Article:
PCB designers always paid tremendous attention to dielectric and metal losses, the factors that define most of the physical limits for digital signal transmission. In recent years, modeling of losses has been constantly perfected. One goal was to improve model accuracy, to better match physical experiments and measurements. Another one was to give simulation tools wideband, mathematically consistent equations, convenient and suitable for time and frequency domain analysis.
I remember times when a dielectric model was defined by two numbers, relative permittivity and loss tangent, not related to any particular frequency, and simulators delivered a constant capacitance accompanied by a conductance linearity growing with frequency. It was enough to take an inverse Fourier transform from these equations to find out that the model is non-causal: a considerable portion of the impulse response occurred at negative times. Now we are fortunate to have a wideband causal Djordjevic-Sarkar dielectric model, and a number of its modifications. Not only is it mathematically sound, but it agrees well with physical observations.
As to metal models, the problem did not seem so bad at the beginning. As frequencies did not get beyond gigahertz, skin effect formula was good enough to describe metal losses. And it is causal, too, being a square root of the complex frequency. An inverse Laplace transform of this formula gives us a time response that is identically zero at negative times.
However, as speeds further increased, it turned out that rough surface of the metal combined with decreasing skin depth makes losses higher. Yes, the major focus was losses, and for this reason the first available roughness models, such as Hammerstad, Hemispherical, Huray aimed to predict loss increase due to metal roughness. All these models were originally considered frequency dependent multipliers to the skin resistance. However, a widespread practice was to apply these (purely real) multipliers to the complex metal impedance, thus increasing real and imaginary parts in the same proportion. Many of us did not see the hitch: if skin resistance is causal, why increasing it at high frequency could be a problem? However, there was a problem: a purely real but frequency dependent multiplier is not a causal function, as so becomes its product with causal skin impedance.
The first publication that provided a causal computational model was 2012 DesignCon paper of Eric Bracken, where the author presented a causal Huray roughness model. This time, it was a complex causal frequency-dependent multiplier, providing the same resistive loss as its non-causal counterpart, but making a different contribution into complex inductance. The paper however did not show the derivation of the causal model.
While at DesignCon 2017, I attended Bert Simonovich’s presentation, “A Practical Method to Model Effective Permittivity and Phase Delay Due to Conductor Surface Roughness”, where he demonstrated the use of his Cannonball roughness model (a special case of Huray’s roughness model, where 14 equal sized spheres are stacked in a cubic close packing arrangement).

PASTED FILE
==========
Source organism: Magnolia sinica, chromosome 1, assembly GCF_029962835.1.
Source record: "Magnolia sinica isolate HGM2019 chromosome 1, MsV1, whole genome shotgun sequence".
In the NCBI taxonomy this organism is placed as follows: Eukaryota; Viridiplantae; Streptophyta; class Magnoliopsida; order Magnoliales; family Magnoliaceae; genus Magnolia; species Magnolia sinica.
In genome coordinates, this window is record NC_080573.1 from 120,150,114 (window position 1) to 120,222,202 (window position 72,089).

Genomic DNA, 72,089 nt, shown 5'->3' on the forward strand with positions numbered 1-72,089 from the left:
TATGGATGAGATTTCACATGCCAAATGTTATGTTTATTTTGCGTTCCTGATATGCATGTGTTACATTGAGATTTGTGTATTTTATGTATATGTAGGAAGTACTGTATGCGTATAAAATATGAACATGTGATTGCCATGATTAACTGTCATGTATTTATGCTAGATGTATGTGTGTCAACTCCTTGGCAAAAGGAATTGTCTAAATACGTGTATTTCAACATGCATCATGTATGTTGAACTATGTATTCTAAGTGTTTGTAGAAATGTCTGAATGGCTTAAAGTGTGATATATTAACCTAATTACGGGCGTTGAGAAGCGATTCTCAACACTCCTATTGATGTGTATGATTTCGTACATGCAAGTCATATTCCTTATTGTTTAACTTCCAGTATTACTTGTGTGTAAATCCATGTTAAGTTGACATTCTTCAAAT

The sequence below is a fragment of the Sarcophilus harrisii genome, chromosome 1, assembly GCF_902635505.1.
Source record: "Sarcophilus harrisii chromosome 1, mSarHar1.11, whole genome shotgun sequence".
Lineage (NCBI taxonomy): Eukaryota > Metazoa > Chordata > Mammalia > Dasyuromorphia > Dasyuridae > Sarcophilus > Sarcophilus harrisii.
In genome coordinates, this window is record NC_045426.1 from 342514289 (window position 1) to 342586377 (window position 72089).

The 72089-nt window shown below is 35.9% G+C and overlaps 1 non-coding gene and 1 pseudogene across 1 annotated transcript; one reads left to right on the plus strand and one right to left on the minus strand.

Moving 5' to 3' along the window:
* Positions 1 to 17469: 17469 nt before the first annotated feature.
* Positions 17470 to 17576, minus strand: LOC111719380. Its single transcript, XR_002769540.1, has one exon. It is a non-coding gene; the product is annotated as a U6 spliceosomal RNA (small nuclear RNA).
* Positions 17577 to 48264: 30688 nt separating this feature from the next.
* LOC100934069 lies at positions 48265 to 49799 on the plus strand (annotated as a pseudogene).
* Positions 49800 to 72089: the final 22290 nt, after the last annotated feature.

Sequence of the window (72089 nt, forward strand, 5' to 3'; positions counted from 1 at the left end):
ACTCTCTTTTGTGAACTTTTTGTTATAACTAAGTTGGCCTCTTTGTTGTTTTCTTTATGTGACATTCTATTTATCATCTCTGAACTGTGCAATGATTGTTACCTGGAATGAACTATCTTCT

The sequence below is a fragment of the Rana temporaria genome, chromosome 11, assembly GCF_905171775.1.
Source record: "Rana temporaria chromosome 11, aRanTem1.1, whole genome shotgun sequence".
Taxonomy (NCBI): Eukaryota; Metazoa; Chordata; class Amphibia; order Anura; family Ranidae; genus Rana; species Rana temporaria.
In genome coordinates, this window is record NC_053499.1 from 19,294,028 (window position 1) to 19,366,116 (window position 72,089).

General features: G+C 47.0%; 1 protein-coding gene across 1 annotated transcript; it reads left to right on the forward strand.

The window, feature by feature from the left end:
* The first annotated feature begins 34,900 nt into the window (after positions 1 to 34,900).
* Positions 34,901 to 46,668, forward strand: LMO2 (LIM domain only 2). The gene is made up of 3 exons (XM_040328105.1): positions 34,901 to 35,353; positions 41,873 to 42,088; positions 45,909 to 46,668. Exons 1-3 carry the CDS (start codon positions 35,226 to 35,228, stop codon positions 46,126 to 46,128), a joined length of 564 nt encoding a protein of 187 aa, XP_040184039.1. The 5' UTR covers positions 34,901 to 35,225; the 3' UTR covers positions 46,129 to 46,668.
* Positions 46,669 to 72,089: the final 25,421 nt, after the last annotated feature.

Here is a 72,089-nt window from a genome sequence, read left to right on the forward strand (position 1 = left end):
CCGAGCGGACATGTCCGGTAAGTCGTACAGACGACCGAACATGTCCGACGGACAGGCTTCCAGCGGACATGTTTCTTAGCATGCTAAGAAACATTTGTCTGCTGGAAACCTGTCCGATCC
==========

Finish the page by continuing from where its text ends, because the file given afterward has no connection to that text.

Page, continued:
The loss in Bert’s model perfectly matched the one in measured stripline S-parameters, but a minor discrepancy remained in phase delay. After the presentation, we had a conversation regarding the cause of this discrepancy: could the reason be a non-causal roughness model? That was a start of our work (together with Igor Kochikov, physicist and mathematician) on the paper “A Causal Conductor Roughness Model and its Effect on Transmission Line Characteristics”, presented at DesignCon 2018.
In this paper, we described the derivation of causal Cannonball-Huray and Hammerstad roughness models. We also proved that metal roughness increases the inductive portion of the complex impedance by a larger value than its resistive portion. Therefore, with a non-causal roughness model, we underestimate PUL inductance, propagation delay, and characteristic impedance of the conductor.
What remains unsolved? First of all, the Kramers-Kronig integral transformation in closed form can be found only for a narrow class of the roughness equations. Even if exists, it takes considerable efforts to find the integral. A wide class of analytical models (including Groiss, Hemispherical, Bushminsky) and the loss correction dependences found directly from measurements, do not belong to this class. Overall, most of the practically important cases cannot be handled by the analytical approach, and we need a more universal solution.
In the paper presented here, we restore the unknown real part of the complex inductance by fitting. Unfortunately, the rational functions do not make a suitable basis because metal impedance is described by fractional power of complex frequency, as we have even for the smooth metal due to skin impedance. For that reason, we propose another basis comprised from causal functions that contains fractional power of complex frequency. This basis works remarkably well: it was possible to find causal versions of roughness factors for the Groiss, Hemispherical, and Bushminsky models. The accuracy of the models can be verified by closeness of the fit to the known part of the complex inductance, and then to the given “loss correction factor.” We compare complex dependences describing causal Hammerstad, Cannonball-Huray, and the three models above side-by-side and analyze their important properties, some of which are not even visible from the loss correction dependencies. Most importantly, we can now work with arbitrary data, for example defined by a tabulated loss correction found from measurements.
This paper was presented at DesignCon 2020.